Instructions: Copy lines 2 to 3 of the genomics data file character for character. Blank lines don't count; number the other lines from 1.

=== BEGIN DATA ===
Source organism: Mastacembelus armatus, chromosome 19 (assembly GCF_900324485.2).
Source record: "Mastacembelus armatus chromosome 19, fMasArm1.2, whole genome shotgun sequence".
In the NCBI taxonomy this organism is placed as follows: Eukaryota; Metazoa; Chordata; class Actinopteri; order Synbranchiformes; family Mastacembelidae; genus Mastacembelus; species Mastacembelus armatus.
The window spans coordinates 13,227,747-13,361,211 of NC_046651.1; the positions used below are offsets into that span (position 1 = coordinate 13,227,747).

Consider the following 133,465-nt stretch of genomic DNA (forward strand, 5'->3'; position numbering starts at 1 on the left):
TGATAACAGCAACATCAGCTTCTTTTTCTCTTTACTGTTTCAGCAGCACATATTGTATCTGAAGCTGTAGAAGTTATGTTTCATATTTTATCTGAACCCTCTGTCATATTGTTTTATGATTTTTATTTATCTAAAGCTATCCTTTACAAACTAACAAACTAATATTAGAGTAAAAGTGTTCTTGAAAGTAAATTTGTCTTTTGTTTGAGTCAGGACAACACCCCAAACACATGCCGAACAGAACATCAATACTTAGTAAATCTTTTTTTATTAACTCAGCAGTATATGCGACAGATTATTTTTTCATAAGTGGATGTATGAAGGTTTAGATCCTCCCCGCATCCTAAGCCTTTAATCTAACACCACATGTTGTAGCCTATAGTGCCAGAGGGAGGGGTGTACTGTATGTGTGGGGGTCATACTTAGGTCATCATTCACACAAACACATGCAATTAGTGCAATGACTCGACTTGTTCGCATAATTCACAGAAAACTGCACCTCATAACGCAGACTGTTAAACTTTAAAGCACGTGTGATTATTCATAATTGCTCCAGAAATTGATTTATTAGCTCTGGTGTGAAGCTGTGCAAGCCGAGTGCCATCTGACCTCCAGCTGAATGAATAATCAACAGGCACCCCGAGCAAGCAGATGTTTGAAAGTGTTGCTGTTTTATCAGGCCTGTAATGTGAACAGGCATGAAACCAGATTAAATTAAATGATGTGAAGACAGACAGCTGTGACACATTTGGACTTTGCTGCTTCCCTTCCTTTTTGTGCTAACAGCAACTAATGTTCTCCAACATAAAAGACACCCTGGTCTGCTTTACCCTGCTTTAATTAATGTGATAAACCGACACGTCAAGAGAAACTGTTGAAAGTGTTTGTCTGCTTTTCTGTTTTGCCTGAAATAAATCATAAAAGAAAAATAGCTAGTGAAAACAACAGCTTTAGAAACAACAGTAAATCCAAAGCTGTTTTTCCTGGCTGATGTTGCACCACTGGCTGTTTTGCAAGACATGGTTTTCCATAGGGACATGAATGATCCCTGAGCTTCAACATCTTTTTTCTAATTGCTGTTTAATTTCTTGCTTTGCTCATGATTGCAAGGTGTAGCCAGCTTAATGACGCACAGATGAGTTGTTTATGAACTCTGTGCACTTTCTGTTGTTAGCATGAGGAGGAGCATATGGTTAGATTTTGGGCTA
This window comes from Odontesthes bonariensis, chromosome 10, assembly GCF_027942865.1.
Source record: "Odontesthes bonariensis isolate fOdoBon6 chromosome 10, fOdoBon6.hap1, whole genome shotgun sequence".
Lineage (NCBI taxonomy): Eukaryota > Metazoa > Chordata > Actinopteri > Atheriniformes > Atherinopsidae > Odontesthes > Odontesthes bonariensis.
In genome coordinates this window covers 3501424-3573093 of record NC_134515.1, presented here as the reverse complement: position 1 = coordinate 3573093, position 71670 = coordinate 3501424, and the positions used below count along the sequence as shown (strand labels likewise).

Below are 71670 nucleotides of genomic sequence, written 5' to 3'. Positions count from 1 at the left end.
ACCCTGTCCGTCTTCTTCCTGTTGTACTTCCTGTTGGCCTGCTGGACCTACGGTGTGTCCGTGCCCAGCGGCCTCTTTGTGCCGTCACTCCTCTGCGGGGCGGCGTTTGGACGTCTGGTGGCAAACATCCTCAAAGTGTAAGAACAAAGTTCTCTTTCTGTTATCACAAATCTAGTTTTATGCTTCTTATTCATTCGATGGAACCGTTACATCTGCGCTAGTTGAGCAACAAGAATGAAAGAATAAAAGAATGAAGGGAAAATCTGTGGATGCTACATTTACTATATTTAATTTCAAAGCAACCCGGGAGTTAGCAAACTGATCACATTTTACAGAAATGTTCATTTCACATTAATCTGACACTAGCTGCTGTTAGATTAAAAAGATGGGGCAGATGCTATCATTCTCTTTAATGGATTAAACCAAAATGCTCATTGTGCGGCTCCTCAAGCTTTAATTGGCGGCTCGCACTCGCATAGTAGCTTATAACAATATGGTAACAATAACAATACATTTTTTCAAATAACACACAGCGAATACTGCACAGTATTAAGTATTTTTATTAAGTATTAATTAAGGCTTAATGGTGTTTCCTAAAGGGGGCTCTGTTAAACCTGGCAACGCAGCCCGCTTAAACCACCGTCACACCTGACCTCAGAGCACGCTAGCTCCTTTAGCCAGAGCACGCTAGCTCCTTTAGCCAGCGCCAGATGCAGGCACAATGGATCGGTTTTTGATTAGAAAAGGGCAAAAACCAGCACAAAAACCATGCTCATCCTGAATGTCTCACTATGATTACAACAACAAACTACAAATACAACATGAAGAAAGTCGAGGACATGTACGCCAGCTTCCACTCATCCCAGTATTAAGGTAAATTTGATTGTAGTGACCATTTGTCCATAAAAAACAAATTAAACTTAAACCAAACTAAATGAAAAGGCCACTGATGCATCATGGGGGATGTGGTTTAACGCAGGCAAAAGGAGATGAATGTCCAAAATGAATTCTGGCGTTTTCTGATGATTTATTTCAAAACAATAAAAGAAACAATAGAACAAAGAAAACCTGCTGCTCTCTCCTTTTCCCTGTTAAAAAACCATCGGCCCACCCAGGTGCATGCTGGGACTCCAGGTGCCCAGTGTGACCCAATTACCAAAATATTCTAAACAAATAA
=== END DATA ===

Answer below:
Source record: "Mastacembelus armatus chromosome 19, fMasArm1.2, whole genome shotgun sequence".
In the NCBI taxonomy this organism is placed as follows: Eukaryota; Metazoa; Chordata; class Actinopteri; order Synbranchiformes; family Mastacembelidae; genus Mastacembelus; species Mastacembelus armatus.